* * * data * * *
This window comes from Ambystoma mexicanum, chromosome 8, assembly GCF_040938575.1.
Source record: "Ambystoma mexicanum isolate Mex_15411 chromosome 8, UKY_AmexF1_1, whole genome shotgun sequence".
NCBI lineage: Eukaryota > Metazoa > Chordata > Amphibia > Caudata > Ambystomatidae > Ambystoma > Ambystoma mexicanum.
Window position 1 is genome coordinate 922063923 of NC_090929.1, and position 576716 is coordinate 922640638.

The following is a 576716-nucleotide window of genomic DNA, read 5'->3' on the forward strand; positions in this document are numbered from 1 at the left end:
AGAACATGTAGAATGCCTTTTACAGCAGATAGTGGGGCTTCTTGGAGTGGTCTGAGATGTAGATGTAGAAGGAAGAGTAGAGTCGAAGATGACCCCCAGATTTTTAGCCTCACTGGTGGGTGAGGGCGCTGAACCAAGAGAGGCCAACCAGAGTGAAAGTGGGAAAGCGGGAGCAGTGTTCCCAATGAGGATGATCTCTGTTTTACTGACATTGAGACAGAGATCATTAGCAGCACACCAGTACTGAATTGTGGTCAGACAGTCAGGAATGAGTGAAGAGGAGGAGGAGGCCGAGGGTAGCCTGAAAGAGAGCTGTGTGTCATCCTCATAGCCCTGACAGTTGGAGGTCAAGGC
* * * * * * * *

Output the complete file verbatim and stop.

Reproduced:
This window comes from Ambystoma mexicanum, chromosome 8, assembly GCF_040938575.1.
Source record: "Ambystoma mexicanum isolate Mex_15411 chromosome 8, UKY_AmexF1_1, whole genome shotgun sequence".
NCBI lineage: Eukaryota > Metazoa > Chordata > Amphibia > Caudata > Ambystomatidae > Ambystoma > Ambystoma mexicanum.
Window position 1 is genome coordinate 922063923 of NC_090929.1, and position 576716 is coordinate 922640638.

The following is a 576716-nucleotide window of genomic DNA, read 5'->3' on the forward strand; positions in this document are numbered from 1 at the left end:
AGAACATGTAGAATGCCTTTTACAGCAGATAGTGGGGCTTCTTGGAGTGGTCTGAGATGTAGATGTAGAAGGAAGAGTAGAGTCGAAGATGACCCCCAGATTTTTAGCCTCACTGGTGGGTGAGGGCGCTGAACCAAGAGAGGCCAACCAGAGTGAAAGTGGGAAAGCGGGAGCAGTGTTCCCAATGAGGATGATCTCTGTTTTACTGACATTGAGACAGAGATCATTAGCAGCACACCAGTACTGAATTGTGGTCAGACAGTCAGGAATGAGTGAAGAGGAGGAGGAGGCCGAGGGTAGCCTGAAAGAGAGCTGTGTGTCATCCTCATAGCCCTGACAGTTGGAGGTCAAGGC